This weekend I’ve been reading Tim Morton’s Hyperobjects: Philosophy and Ecology after the End of the World.
Here Morton expands on his concept of hyperobjects (a term he first used in The Ecological Thought) defining these as entities of such huge spatial and temporal dimensions that we can’t perceive them at all except by parts, completely overturning traditional ideas of “thingness.” These are units “massively distributed in time and space relative to humans” … they’re things like global warming, the Florida Everglades, the stock market, all the uranium on Earth. You get the idea.
The book on the whole is challenging and surprising—highly recommended—and full of stuff I’m on board with, like how certain contemporary arts practices are not aimed so much at making us think (because really, what’s the point). Instead, and this I love because it fits really neatly with my current research, the text is taking us through particular processes, sometimes interactively, sometimes in a way that just simulates interaction, where it’s not always entirely clear which is which. “We need art that does not make people think,” says Morton, “but rather that walks them through an inner space that is hard to traverse.” Precisely.
I’m currently doing a book chapter where I explore how this picks up on what the Modernists were doing (for a lot of the same, information-Age-induced reasons). Gertrude Stein for example, whose Making of Americans can hardly be read as anything but a walk through tough terrain. Creates an experience partly because it's freaking hard to read. Oh, and Ulysses, and Finnegans Wake, and the Cantos, and basically everything that isn't imagism. Okay, overstatement, but you get my point.
The difficulty of the traversal, ie. moving through the text, is partly due to a certain round and round, where-the-hell-is-this-going quality that spans the modernism-postmodernism divide, if one there be. It’s also in a really intense close-up-ness of perspective, getting right up in very intimate and tiny spaces (Tender Buttons). And then a sometimes startling elasticity of scale as we zoom out unceremoniously to these vast and ambitious vistas with epic poems like The Waste Land, the Cantos, The Bridge, etc. etc.
The vast and the tiny, macro and micro, are both fair game in an elastic universe. I mean, scale is almost not even relevant in a world where we can fathom (and prove) that hyperobjects exist—and where we can also fathom how much we seriously can’t fathom them.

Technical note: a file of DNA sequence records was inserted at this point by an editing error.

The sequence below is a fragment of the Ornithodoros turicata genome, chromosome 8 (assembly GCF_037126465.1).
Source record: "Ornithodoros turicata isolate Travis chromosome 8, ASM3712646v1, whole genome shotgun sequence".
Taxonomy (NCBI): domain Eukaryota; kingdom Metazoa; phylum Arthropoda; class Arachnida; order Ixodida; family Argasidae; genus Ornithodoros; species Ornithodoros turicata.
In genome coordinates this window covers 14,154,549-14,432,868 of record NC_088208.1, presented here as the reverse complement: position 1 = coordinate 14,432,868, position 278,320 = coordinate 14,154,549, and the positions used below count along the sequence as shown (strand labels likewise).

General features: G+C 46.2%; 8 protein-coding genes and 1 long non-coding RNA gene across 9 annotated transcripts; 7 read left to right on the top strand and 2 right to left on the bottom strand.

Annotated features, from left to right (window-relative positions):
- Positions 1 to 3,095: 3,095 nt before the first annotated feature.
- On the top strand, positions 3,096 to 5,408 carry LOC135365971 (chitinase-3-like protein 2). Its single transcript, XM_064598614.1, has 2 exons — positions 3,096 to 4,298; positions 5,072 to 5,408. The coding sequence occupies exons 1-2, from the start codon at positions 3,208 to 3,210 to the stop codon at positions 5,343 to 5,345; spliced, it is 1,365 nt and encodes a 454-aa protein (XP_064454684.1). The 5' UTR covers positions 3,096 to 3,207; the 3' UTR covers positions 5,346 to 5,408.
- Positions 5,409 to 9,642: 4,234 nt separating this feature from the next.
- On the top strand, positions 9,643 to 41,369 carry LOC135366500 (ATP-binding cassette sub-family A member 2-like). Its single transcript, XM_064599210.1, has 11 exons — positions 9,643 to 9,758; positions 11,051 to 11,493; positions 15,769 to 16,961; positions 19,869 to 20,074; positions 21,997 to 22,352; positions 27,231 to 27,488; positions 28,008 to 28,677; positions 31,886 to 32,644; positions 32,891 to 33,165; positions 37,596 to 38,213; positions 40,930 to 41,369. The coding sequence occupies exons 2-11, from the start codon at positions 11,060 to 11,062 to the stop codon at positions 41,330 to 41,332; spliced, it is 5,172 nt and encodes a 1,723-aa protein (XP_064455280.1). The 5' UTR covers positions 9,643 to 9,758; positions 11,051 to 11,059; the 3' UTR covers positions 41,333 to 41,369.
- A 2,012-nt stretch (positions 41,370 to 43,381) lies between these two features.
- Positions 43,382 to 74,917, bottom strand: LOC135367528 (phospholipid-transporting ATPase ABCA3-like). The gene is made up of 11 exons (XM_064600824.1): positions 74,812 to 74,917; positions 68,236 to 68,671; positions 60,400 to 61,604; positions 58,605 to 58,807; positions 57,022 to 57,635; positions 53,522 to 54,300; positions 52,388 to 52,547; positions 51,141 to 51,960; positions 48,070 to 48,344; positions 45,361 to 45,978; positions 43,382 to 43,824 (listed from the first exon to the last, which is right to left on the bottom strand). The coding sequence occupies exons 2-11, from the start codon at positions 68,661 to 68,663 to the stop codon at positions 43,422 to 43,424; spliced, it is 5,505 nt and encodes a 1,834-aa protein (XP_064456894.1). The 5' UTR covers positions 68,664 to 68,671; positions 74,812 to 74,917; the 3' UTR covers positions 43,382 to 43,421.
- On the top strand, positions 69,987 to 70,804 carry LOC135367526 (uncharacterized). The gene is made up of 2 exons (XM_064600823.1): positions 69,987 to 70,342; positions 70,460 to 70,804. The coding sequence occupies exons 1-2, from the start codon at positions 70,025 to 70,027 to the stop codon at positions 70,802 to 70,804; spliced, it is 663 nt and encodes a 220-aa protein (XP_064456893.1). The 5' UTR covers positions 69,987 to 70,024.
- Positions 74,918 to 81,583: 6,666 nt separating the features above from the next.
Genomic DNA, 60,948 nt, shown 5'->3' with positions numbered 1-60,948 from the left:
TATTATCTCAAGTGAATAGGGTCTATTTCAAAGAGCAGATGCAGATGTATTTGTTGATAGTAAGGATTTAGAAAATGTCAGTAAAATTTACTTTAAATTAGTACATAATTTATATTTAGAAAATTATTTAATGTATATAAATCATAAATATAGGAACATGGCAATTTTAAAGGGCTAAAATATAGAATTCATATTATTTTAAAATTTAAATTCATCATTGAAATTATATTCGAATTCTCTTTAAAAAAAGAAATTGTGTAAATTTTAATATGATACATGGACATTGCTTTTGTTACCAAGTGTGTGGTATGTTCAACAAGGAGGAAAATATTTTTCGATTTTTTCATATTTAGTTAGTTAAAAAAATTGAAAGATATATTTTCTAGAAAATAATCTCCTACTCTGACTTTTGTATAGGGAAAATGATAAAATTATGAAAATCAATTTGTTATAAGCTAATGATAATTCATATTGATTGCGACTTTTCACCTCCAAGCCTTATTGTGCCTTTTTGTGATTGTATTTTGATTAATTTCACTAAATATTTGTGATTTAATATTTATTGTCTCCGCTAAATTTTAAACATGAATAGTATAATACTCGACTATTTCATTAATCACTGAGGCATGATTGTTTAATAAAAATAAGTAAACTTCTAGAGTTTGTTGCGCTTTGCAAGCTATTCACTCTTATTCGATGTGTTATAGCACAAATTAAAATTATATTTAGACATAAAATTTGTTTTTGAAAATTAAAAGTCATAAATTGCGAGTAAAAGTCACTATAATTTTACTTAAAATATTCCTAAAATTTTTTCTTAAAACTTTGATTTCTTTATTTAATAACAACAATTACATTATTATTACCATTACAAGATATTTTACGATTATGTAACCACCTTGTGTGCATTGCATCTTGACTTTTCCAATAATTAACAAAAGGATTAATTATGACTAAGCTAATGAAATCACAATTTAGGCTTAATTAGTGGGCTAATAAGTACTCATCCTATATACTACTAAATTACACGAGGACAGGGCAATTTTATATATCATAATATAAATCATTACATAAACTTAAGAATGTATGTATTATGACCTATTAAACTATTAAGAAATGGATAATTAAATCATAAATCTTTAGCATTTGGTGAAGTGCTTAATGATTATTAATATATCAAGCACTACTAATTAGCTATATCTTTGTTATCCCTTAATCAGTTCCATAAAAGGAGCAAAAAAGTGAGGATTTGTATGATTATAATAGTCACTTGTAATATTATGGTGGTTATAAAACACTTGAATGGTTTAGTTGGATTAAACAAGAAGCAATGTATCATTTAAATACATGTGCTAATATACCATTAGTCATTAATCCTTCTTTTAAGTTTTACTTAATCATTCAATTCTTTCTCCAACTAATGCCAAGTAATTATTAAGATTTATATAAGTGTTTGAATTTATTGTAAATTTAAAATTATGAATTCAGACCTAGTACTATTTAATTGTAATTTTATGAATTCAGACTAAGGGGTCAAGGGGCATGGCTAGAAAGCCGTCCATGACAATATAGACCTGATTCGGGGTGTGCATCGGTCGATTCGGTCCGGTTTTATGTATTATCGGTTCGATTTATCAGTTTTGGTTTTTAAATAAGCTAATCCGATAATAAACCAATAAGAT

The idea that we are just a blip in time, for example. Or, how important is the difference between a drop of water and all the water in the ocean, once you start talking about the size of THE WHOLE UNIVERSE? It’s pretty meh.
Playing around with scale draws that out. That sort of thing goes on, rather more literally, in Danielewski’s House of Leaves, where the house itself goes from tiny to vast as humans try to traverse its interiors. Or in Delillo’s Falling Man, from intimate family conversations and droplets of sweat on skin to the NYC skyline with towers falling—again, the elasticity of scale representing a sort of new normal.
The poet Alice Fulton described a kind of writing that disrupts itself in this way, and encircles round and round (like Stein above), and zooms in and out, as fractal poetics, after the mathematical equations (fractals) whose renderings stay the same regardless of how far away or close you are. You can zoom in interminably and the shapes keep their structures.
This seems appropriate to the way we are obliged to understand reality now, where, travelling the smallest and largest levels we can comprehend, we always know there is smaller and larger.
In that sense hyperobjects represent the sum of our technological abilities and anxieties in the current technological age, a kind of anti-hubris that is sort of fascinating and lovely. “The overall aesthetic ‘feel’ of the time of hyperobjects,” Morton writes, “is a sense of asymmetry between the infinite powers of cognition and the infinite being of things.”
The more the rate at which we become capable of knowing increases, the more the horizon of knowing recedes.